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Group plans ad campaign to back school choice

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A private group plans to spend up to $500,000 on an advertising campaign in support of a push for state legislators to broaden school choice in Indiana.

The Foundation for Educational Choice, an Indianapolis-based not-for-profit formerly known as the Milton and Rose D. Friedman Foundation, has started radio advertisements featuring the slogan: "Option: the next chapter in education."

The group also has ads that will appear on billboards and city buses and online. It expects to spend $400,000 to $500,000 on the campaign in Indiana, or about 10 percent of its 2010 revenue, foundation President Robert Enlow said.

"We think it's amoral to base quality of education on the ZIP code you live in," Enlow told The Indianapolis Star. "For us, it's a civil rights issue, an issue of economic freedom and educational freedom."

Proponents of choice say students should be allowed to attend any school they want and that the public money spent on them should follow them even if they choose private schools.

Indiana students already have limited choice as they can move freely within public schools, though they are responsible for their transportation.

Nate Schnellenberger, president of the Indiana State Teachers Association, said such a school choice option could put poor families at a disadvantage because they might not be able to provide transportation for their children to attend other schools.

"We think it drains resources from current public schools, and we think it's a lot better to focus on improving all public schools rather than draining those resources," he said.

Enlow and Schnellenberger agree that moves to broaden school choice in Indiana could have its best chance to advance in the Legislature since Republicans won a strong majority of both the House and Senate in the November election for the session that starts Wednesday.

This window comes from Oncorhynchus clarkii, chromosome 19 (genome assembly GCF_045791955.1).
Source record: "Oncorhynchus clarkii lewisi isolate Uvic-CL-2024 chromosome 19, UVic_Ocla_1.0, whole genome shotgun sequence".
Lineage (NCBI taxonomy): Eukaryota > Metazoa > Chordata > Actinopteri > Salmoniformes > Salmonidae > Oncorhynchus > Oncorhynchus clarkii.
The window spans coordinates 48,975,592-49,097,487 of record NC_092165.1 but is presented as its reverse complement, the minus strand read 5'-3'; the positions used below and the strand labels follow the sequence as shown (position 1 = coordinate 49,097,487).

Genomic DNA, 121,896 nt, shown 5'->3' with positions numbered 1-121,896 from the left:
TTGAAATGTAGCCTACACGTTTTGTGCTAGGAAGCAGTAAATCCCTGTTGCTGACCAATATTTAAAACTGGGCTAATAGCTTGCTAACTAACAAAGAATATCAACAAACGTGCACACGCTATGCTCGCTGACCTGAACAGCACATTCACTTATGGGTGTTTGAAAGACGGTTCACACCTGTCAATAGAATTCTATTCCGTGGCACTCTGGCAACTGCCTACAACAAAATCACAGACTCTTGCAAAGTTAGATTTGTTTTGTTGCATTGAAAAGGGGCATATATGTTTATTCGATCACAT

Enlow said the foundation is working on similar campaigns in three other states — Oklahoma and two others he declined to identify.

Gov. Mitch Daniels and state schools superintendent Tony Bennett, both Republicans, have said they favor more school choice options.

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  1. Only half a million TV Viewers? And thats an increase? I knew Indycar was struggling but I didn't know it was that bad. Hell, if NASCAR hits 5 Million viewers everyone starts freaking out saying its going down hill. It has a long way to before Indycar even hits NASCAR's bad days.

  2. IU has been talking that line for years with no real progress even with the last Dean, Dr. Brater. Why will an outsider, Dr. Hess, make a difference? With no proof of additional resources (cash in the bank), and a concrete plan to move an academic model that has been outdated for decades with a faculty complacent with tenure and inertia, I can count on IU to remain the same during the tenure of Dr. Hess. One ought to look to Purdue and Notre Dame for change and innovation. It is just too bad that both of those schools do not have their own medical school. Competition might wake up IU. My guess is, that even with those additions to our State, IU will remain in its own little world squandering our State's tax dollars. Why would any donor want to contribute to IU with its track record? What is its strategy to deal with the physician shortage for our State? New leadership will not be enough for us to expect any change.

  3. How do you think the Bridges got approved? I spent a couple days researching PAC's and individual contributions to some city council members during that time. My printouts were inches thick on the two I concentrated on. Finally gave up. Was disgusted with all the donations, and who they were from. Would have taken me days and days to compile a complete list. Tried to give it to the Star reporter, but he thought it was all just fine. (and apparently he was treated well himself) He ended up being laid off or fired though. And then of course, there was land donated to the dad's club, or city, as a partial payoff. All done in the shining example of "charity." No, none of these contributions are a coincidence.

  4. I agree what kind of help or if any will be there for Dr. Ley's patients. I was a patient myself.

  5. What about the hundreds of patients who sought this doctor for the right reasons, to quit drugs. what option do these patients now have, experience horrible withdrawl or return to heroin?? those are the choices. what about the children of these former addicts who's parent(s) WILL not b able to maintain their job, for @ least 2 weeks.. There needs to b an emergency clinic opened for these patients.

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